Wooden Window Trim Ideas

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    Sculptured Molding

    • The most classically formal way to dress up a window is with a wide, prominent sill over base molding and fluted vertical spans on either side of the window, topped with crown molding. This configuration is a lot of work and expense, but for big windows in showcase rooms, it can be worth it. The most difficult part is getting the corner cuts right on the crown molding, which sits out from the wall and on an angle and requires a compound miter cut at each corner. Buy or borrow a compound miter saw and practice on scrap wood before you try it on your good molding.

    Corner Blocks

    • An easier variation on pre-milled crown molding and trim is to use milled corner blocks. These are flat squares of wood, generally about 5 inches to a side, with designs cut into the face of the block. You hammer one block to the wall off each corner of the window, then hang your four straight spans of trim between the blocks. The blocks become the corners, eliminating the need for any miter cuts while dressing up the window at the corners.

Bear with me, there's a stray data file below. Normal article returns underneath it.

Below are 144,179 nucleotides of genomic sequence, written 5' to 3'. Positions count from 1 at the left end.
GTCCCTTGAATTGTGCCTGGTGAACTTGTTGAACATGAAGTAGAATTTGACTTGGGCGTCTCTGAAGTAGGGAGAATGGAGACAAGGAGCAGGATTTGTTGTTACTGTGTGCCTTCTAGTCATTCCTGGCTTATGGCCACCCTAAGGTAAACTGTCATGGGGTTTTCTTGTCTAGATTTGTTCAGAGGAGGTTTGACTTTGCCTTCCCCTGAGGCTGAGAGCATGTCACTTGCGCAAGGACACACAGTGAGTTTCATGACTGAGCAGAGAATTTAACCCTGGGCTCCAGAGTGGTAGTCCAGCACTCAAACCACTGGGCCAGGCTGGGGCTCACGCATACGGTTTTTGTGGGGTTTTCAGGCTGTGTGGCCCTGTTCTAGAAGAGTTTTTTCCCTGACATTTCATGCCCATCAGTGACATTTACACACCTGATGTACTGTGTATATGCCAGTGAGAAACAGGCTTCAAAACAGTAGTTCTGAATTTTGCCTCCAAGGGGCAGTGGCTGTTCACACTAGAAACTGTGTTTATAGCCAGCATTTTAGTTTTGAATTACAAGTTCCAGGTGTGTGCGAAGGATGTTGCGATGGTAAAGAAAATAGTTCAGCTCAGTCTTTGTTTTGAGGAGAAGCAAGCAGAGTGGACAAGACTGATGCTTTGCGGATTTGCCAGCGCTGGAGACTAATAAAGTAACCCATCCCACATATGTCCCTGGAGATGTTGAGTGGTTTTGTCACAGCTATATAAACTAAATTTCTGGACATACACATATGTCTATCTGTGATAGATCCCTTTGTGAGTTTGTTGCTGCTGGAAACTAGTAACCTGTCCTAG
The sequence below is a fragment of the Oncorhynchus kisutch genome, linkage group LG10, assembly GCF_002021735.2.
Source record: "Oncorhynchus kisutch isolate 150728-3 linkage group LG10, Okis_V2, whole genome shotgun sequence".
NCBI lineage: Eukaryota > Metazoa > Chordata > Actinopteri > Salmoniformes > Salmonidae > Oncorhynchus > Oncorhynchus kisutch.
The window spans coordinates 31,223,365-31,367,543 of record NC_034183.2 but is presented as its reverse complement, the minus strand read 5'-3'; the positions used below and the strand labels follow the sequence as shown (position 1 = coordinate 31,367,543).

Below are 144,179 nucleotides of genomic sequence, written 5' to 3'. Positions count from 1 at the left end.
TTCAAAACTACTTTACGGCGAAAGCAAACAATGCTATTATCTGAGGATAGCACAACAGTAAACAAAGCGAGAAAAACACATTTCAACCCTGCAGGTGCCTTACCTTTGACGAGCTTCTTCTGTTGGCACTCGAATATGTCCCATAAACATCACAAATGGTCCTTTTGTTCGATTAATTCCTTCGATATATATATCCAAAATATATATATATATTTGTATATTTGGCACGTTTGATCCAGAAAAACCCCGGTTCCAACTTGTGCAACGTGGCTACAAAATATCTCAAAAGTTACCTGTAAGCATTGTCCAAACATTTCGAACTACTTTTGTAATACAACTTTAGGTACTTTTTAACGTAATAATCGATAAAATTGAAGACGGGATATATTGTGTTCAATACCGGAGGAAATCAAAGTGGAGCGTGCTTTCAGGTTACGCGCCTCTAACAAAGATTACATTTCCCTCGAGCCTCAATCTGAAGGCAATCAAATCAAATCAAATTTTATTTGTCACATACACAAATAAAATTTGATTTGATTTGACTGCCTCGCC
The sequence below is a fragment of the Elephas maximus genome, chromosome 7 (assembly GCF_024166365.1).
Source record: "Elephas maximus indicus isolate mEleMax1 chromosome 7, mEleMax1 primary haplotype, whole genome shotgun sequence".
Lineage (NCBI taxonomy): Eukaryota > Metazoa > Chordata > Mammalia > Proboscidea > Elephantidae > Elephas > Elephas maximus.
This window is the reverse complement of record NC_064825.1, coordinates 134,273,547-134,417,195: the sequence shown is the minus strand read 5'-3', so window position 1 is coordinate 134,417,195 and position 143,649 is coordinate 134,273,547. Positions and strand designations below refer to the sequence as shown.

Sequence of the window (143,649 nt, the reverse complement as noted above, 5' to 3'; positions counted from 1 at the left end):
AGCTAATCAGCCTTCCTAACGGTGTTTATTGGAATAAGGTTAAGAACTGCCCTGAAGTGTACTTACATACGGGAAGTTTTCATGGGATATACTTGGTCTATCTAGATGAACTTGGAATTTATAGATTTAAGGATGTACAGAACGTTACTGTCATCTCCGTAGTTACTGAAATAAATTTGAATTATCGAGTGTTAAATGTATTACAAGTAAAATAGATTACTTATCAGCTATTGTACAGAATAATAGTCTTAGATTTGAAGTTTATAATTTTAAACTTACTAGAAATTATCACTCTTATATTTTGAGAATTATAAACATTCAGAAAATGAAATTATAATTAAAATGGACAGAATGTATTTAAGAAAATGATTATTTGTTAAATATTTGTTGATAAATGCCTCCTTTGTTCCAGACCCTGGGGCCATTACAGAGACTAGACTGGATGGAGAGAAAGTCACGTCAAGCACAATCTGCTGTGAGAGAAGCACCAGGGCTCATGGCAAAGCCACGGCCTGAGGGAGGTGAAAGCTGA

Simple Miters

    • For a small, out-of-the-way window that just needs to be finished with the wall, buy some flat beveled trim, about 2-1/2-inches wide. Measure each span of the window on the casing. With a miter saw, cut one piece of trim for each span, with the inside edge as long as your measurement and outside edge angled out at 45 degrees. Nail all four spans alongside the window, just covering the casing and the wall, with the 45-degree angles of each corner meeting to form 90 degrees, like a standard picture frame.

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